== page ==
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Facing The Stage

An Opening Salvo From NoDef's New Drama Critic, Jim Fitzmorris



I begin this column as NOLA Defender’s theatre critic amidst a serious theatrical crisis. Not my own, mind you, but one that affects the theatrical community at large. The fringes are full; the center is empty.

There is no empire to rebel against; no powers-that-be to stick it to. Constantine has none of his mother’s old forms to rail against. The air is full of the smell of sulfur, but no one is offended. There is no one to offend.

... God does not need to stand up for bastards in this town. We have enough of them. What we need is some first-rate commercial product… that pays.

The Saenger is a monument to the can-talk-about-but-can’t-do attitude of the Nagin years; Le Petit is a victim of mismanagement; Le Chat teeters on retirement; Rivertown performs a self-parody of its already parodic self; and JPAS stands more for quality cultural events than an actual theatrical enterprise. Even Southern Rep, with its quirky programming and Off-Off-Broadway feel, has more of an outsider mentality than its status would imply. It might be a power, but it tries real hard not to behave like one. About the only power that be anymore is Tulane with its Patchwork, Shakespeare, and Lyric trifecta. But no one wants to assault that buttress, because, after all, one does not know from where the next real artistic check might come.

 

No, my friends, the action, that delicious possibility that something might be happening somewhere, is on the fringe. Literally. It is not just The Fringe Festival; it is the outlying neighborhoods of the city.  Theatrical action exists in The Marigny, Bywater, and walks in the roads in between. Artspot, Junebug, Running with Scissors, Ashe, Mondo Bizzaro, Cripple Creek, Inside/Out, AGND, Goat in the Road, Four Humours, and countless other entities make up a ferocious alternative theatre movement that is so vibrant that it threatened to hijack an entire American Theatre magazine article until a loudmouth former Tulane professor pulled it back from the brink. The state of New Orleans’ theatre is like Central Europe of the nineteenth century: a series of loosely associated duchies and fiefdoms intent on existing only in their magic realities.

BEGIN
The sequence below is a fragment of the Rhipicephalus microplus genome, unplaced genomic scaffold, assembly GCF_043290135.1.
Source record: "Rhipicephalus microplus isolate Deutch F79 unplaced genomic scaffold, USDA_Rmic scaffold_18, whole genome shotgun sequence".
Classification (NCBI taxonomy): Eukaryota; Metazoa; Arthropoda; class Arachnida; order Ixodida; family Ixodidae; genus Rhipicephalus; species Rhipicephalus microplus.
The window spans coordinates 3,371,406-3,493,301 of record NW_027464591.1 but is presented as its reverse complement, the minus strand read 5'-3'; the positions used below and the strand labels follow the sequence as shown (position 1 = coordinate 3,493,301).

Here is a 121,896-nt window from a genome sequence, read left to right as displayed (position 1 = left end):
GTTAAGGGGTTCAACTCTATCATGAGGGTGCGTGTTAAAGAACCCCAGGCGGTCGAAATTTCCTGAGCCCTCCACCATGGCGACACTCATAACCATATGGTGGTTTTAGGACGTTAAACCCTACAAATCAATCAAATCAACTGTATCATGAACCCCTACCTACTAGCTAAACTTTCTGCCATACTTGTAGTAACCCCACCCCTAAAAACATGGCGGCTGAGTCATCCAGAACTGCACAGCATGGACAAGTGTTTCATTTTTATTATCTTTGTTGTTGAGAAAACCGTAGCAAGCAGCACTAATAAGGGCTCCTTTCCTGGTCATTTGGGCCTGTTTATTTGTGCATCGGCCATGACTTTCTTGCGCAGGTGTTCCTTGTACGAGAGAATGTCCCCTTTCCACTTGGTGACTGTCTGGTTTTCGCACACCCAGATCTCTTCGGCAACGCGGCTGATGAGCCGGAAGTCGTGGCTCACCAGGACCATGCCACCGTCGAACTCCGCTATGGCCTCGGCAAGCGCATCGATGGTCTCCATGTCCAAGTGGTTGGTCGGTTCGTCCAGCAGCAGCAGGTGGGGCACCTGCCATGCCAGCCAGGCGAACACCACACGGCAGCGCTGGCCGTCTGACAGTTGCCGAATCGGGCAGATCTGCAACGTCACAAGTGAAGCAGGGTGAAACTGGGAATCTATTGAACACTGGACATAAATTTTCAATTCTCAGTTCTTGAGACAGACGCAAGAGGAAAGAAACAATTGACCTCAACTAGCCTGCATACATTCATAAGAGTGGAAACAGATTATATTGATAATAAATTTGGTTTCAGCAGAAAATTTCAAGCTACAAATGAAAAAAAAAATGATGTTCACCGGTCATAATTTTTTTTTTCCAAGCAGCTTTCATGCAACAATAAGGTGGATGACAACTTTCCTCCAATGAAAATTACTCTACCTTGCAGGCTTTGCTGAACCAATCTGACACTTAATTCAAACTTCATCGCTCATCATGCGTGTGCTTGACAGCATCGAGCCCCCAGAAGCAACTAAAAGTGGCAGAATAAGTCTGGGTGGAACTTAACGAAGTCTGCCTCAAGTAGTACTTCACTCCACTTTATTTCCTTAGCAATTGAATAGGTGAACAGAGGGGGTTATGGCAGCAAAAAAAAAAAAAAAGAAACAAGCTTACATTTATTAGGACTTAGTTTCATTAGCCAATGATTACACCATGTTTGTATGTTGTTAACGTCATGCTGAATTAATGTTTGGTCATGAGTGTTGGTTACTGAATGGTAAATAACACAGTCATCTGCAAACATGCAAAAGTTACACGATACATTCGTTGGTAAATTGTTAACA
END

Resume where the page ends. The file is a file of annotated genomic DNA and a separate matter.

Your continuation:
This is not a good thing, because with the exception of three very distinctive producers, Ricky Graham, Theatre 13, and All Kinds of Theatre, there is little in the way of slick, polished, professionalism in the city. And none of those three producers, as of this writing, has a permanent home. There is something to be said for a 35 to 45 dollar ticket that promises fully realized sets, complicated light plots, exquisite costumes and an overall feeling that what you are seeing is comparable to what the folks are sitting down to enjoy on any given Saturday in Seattle, Minneapolis and Chicago. Productions that feel like the set looked great the Monday before it opened and whose opening night jitters are about an anxiety of ideas rather than worries about the lead’s lines are rare in this town. Without these kinds of events on a regular basis, all the fringe has to rail against are the political class and the financially successful creative class. Those people barely know the fringe exists except when they show up with Paul Chan to make the locals howl at the moon or send in a sea of blue to sink their arks.

 

God does not need to stand up for bastards in this town. We have enough of them. What we need is some first-rate commercial product… that pays. That kind of theatre needs actual producers: people who raise money. Those producers have to raise money by the thousands from investors. Those investors must choose to sit in shows rather than being in the two-week show before Lent. Those investors must spread the word, through actual marketing, to make theatre an event like Jazz Fest or Carnival. And once theatrical events have that kind of juice… that juice gets back to the fringe who, taking a break from their self-satisfied navel gazing, get pissed off and throw a couple of bombs into the mix. But right now, all the fringe is doing is performing contract demolition work on condemned buildings.

 

So forgive this newly minted critic if he errs on the side of polish. I am rooting for Irina’s kind of theatre in "The Seagull." We do not have enough good, old-fashioned, audience pleasing offerings outside of some nicely-realized musicals. We have exciting trends with nothing to influence. Wider audiences, outside of that magnificent Fringe Fest, are not coming to see the work on a regular basis. The only way they will get there is if they take the route through the mainstream. Audiences are built that way. It begins with the promise of first-class entertainment. Once entertained, it becomes easier to challenge. Remember, Actors’ Theatre of Louisville Humana Festival takes place only after two Halloween shows and two Christmas plays. Get them in with Van Helsing, Ralphie, and Scrooge, and they will come back to see SITI Company and "The Edge of Our Bodies."